An investigation of production workers' performance variations and the potential impact of attitudes

S.R. Fletcher, T.S. Baines, D.K. Harrison

Research output: Contribution to journalArticle

Abstract

In most manufacturing systems the contribution of human labour remains a vital element that affects overall performance and output. Workers’ individual performance is known to be a product of personal attitudes towards work.
However, in current system design processes, worker performance variability is assumed to be largely insignificant and the potential impact of worker attitudes is ignored. This paper describes a field study that investigated the extent to which workers’ production task cycle times vary and the degree to which such variations are associated with attitude differences. Results show that worker performance varies significantly, much more than is assumed by contemporary manufacturing system designers and that this appears to be due to production task characteristics. The findings of this research and their implications are discussed.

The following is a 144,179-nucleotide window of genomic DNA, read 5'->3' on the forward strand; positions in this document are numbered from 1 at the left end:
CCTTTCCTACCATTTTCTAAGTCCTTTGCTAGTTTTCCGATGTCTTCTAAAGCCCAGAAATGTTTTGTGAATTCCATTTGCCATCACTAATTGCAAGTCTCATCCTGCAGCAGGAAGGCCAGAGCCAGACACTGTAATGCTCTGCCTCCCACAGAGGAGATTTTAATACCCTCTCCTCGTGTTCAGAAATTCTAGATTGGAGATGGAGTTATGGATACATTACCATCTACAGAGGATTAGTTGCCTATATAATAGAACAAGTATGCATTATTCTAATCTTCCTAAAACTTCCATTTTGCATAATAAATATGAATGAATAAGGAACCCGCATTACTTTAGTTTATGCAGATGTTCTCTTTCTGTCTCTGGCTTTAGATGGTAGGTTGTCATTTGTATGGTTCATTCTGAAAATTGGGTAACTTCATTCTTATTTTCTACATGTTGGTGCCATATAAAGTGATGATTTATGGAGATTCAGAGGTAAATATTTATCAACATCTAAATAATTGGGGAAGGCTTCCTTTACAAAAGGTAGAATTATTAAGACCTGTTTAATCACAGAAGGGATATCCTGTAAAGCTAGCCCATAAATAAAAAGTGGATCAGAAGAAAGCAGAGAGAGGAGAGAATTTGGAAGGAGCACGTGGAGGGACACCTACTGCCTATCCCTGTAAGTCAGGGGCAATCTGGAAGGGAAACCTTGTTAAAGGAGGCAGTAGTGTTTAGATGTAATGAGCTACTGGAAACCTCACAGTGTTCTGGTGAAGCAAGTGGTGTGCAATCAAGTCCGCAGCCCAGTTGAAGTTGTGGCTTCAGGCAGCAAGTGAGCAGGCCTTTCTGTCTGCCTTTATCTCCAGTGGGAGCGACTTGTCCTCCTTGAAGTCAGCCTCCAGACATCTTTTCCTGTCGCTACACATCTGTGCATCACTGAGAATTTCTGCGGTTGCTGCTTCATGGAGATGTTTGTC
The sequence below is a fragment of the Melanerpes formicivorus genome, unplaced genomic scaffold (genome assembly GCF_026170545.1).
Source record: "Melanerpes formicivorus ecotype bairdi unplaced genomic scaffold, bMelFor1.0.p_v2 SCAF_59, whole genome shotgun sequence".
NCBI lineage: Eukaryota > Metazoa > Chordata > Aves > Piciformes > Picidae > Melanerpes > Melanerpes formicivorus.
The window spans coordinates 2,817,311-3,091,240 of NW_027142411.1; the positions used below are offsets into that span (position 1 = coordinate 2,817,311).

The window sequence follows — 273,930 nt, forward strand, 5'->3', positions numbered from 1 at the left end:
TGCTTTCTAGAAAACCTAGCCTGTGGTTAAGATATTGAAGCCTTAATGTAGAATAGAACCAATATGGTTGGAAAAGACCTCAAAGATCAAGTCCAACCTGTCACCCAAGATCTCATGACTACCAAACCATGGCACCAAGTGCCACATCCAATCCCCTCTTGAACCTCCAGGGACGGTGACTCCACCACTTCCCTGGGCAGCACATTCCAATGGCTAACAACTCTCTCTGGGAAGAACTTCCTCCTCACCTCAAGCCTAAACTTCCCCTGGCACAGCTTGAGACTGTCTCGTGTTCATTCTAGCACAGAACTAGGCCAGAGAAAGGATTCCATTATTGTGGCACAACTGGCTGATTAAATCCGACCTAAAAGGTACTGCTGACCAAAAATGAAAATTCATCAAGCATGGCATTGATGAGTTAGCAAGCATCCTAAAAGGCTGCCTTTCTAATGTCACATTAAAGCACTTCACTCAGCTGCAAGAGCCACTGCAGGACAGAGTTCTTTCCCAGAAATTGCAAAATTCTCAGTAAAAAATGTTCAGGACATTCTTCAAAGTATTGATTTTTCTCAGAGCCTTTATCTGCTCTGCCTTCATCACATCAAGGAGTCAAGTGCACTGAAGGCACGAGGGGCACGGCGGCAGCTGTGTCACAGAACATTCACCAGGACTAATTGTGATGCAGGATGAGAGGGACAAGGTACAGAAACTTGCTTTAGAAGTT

Original languageEnglish
Pages (from-to)1113-1123
Number of pages11
JournalInternational Journal of Advanced Manufacturing Technology
Volume35
Issue number11-12
Early online date25 Nov 2006
DOIs
Publication statusPublished - Feb 2008

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The original publication is available at www.springerlink.com

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